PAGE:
When Santigold released her self-titled debut, Barack Obama was still trying to win the Democratic nomination, pop singers didn’t work with underground producers like Diplo, and the woman born Santi White was still calling herself Santogold. But just as Santigold didn’t seem to care about the barrier between the electro night at the dance hall and Blondie appreciation night at the punk dive, she let other people stress that she was out of the spotlight too long. It’s not like anyone could forget about her.
After a few years of touring, charity work and guest spots with the Beastie Boys , Major Lazer and the Lonely Island, Santigold recently released her sophomore album Master of My Make-Believe. It features a murder’s row -- nay, a murder’s battalion -- of boldfaced knob twiddlers (David Sitek, Diplo, Q-Tip, John Hill, Nick Zinner, Greg Kurstin) contributing colorful beats, but Santigold never sounds at risk of getting lost in the production gambit. Master is vibrant, often-defiant follow-up to her debut, but as she told Hive, it took her some time to get in to the right headspace to make Believe.
So it’s been a few years since your debut album. Did you ever worry that you had to hurry it up before people forgot about you?
Well the thing is I was actually on tour for two years. So even though everyone is saying that now, I wasn’t out of the public eye until the end of 2009. Then I started touring again at the beginning of 2011, so there was one year that I was out of the public eye. You know? So I wasn’t worried, but it seems like the press was. “Four years is an infinity!” But I don’t know, I had an opportunity to tour for two years, and it’s really important to me to develop a real fanbase, especially nowadays when people’s taste in music is so fickle, I’m really glad that I spent so much time on the road.
How long were you working on Master of My Make Believe?
I worked on it for about a year and a half. I started on it in January 2010, and most of the record was done by the end of 2010, but then there were label hold ups. I wasn’t sure what label it was coming out on, so I just started touring again. And maybe I added three more songs in 2011, and by the time I was done the record had been upstreamed to Atlantic, and it was time to go. And then of course there’s always set up. Once you hand in the record it takes about it takes about five months for it to come out.
You’ve talked a bit how it took you a while to get in to the right zone before you could make the album. Were you suffering from writer’s block or a lack of confidence before you went in to this?
Well, I was helming this project by myself, where last time I felt like John Hill was my partner. So even though I was working with so many producers, I didn’t have any one constant who was in it with me, not even an engineer who I was moving around with. It took a lot of confidence and it took a lot of trust in my own vision for what I wanted the record to be, and sometimes it would be hard, because you would be isolated as you tried to put it together. I started meditating, which I think is great, because I immediately felt calm and confident, and it helps you to connect with the source of your creativity. And even your dreams become more vivid, and I get so many ideas when I’m coming in to or out of sleep, so meditation really helped me. I had just been on the road for two years, and as soon as I was done I went off and climbed Mt. Kilimanjaro to raise awareness for clean water initiatives and then went to Ethiopia to visit refuge camps for a documentary and then I went straight from Ethiopia straight to a studio in L.A. with [producer] Switch without a moment down, so there wasn’t any time to process any of what had been going for the past couple of years of how I had grown or what I had to say. I guess my expectations were, “Oh this will be easy, I’ll just jump right in to making the record.” But really I just needed a moment to hear what was inside my head, so me being impatient with myself, I called it writer’s block but really I just needed a moment to process what I had done and the experiences I’d had, so as soon as I relaxed in to that then it was easy to write.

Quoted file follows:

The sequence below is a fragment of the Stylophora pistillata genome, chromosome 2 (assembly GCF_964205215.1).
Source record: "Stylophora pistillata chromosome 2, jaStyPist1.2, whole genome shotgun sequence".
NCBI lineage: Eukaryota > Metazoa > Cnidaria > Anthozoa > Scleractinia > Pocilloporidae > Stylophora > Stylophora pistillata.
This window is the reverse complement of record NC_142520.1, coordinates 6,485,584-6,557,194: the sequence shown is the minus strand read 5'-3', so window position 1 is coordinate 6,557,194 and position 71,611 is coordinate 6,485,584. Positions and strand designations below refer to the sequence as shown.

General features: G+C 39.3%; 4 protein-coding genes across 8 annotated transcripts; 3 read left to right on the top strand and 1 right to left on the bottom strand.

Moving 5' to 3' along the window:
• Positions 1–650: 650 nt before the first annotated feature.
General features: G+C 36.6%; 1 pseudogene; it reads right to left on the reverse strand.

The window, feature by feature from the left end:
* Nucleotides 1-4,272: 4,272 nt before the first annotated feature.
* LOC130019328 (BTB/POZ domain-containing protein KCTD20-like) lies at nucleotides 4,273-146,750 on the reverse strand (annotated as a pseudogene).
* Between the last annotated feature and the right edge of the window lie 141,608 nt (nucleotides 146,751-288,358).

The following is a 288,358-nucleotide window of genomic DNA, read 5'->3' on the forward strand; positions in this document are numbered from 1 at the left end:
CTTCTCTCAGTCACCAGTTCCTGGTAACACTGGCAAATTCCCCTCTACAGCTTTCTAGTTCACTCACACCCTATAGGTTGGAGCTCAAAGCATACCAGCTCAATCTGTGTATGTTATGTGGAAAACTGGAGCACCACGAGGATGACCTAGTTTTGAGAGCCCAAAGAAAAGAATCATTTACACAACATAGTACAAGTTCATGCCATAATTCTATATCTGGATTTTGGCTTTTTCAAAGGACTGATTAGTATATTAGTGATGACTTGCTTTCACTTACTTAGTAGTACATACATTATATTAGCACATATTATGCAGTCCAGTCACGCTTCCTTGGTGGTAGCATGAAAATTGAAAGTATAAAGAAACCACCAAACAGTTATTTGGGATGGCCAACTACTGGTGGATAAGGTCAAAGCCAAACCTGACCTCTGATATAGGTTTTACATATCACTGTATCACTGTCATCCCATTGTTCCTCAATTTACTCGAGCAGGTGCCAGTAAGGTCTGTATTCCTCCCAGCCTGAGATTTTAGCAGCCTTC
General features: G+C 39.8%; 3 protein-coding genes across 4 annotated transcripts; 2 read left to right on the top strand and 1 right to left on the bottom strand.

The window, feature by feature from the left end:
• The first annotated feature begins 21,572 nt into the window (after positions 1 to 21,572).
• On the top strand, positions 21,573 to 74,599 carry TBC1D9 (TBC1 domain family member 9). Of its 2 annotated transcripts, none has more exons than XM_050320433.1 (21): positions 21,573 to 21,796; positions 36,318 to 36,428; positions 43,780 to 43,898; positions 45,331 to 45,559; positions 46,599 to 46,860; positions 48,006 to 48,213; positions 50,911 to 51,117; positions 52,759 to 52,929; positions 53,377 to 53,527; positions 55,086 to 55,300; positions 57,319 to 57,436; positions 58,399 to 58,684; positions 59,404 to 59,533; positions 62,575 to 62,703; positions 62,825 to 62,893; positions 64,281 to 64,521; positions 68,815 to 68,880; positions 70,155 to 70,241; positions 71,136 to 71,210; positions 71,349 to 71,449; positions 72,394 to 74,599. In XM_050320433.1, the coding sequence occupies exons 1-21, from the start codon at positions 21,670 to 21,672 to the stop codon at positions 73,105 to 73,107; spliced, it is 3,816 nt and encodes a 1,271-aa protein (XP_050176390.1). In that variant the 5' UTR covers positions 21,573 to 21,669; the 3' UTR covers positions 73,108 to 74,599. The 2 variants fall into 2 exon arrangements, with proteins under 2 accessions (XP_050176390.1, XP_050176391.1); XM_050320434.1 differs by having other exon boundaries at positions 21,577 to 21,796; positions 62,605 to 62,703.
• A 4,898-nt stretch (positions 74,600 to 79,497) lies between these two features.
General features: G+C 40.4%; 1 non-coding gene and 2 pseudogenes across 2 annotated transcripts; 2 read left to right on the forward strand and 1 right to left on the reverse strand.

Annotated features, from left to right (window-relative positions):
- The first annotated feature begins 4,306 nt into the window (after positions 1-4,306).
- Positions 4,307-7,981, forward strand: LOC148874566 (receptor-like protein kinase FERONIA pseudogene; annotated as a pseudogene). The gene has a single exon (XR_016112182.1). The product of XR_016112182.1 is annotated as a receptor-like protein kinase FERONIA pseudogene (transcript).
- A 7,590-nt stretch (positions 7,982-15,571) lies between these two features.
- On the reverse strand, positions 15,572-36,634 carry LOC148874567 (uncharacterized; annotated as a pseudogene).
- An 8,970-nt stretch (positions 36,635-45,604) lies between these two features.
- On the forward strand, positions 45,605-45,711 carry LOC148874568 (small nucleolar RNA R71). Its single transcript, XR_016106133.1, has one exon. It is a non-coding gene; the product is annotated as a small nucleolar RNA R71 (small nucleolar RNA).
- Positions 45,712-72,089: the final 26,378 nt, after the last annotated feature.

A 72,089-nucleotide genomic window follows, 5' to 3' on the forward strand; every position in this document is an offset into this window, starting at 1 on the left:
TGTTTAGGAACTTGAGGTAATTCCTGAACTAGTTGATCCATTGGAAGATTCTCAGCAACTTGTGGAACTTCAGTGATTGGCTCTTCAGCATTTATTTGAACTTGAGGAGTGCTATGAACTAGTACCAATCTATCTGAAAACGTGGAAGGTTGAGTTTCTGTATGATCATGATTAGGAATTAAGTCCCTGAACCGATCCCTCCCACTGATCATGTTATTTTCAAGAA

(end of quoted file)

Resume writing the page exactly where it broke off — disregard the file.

When you’re working with a diverse group of producers on an album, how do you make sure it comes together as a coherent album and not just a mix of different stuff?
I work with many different people, but really I’m the orchestrator. I pull out of people whatever their talents are that I’m looking for, and I put it in to my own -- I don’t know how to phrase it -- but I tend to dig for something new. It’s not like I go in and work with a bunch of producers and get each producer’s specific sound on this song, I bring them in to my zone, and have them create something especially for me, and a lot of times I’ll have three different producers working on one track, and I’m the glue that puts it all together. It’s important to know where you’re headed and know what your vision is, so you can use them for their strengths while staying within the lines of what you had in mind.
So what’s with the dancing horse you’ve been bringing on stage?
[Laughs.] Well, I don’t know. Sometimes when I’m coming up with ideas for props, I’ll close my eyes and whatever I see I’ll say, “We need this!” And it just so happened that when we were trying to figure out what to do for “Hold The Line,” I closed my eyes and saw horses and lassos and said, “We need a horse” and everyone said, “What are you talking about?” So next thing I knew I was online looking for horse costumes. And I love horses anyway, they’re one of my favorite animals. So any way I can incorporate a horse, I’m for it.
Santigold’s Master of My Make-Believe Is Out Now Via Atlantic.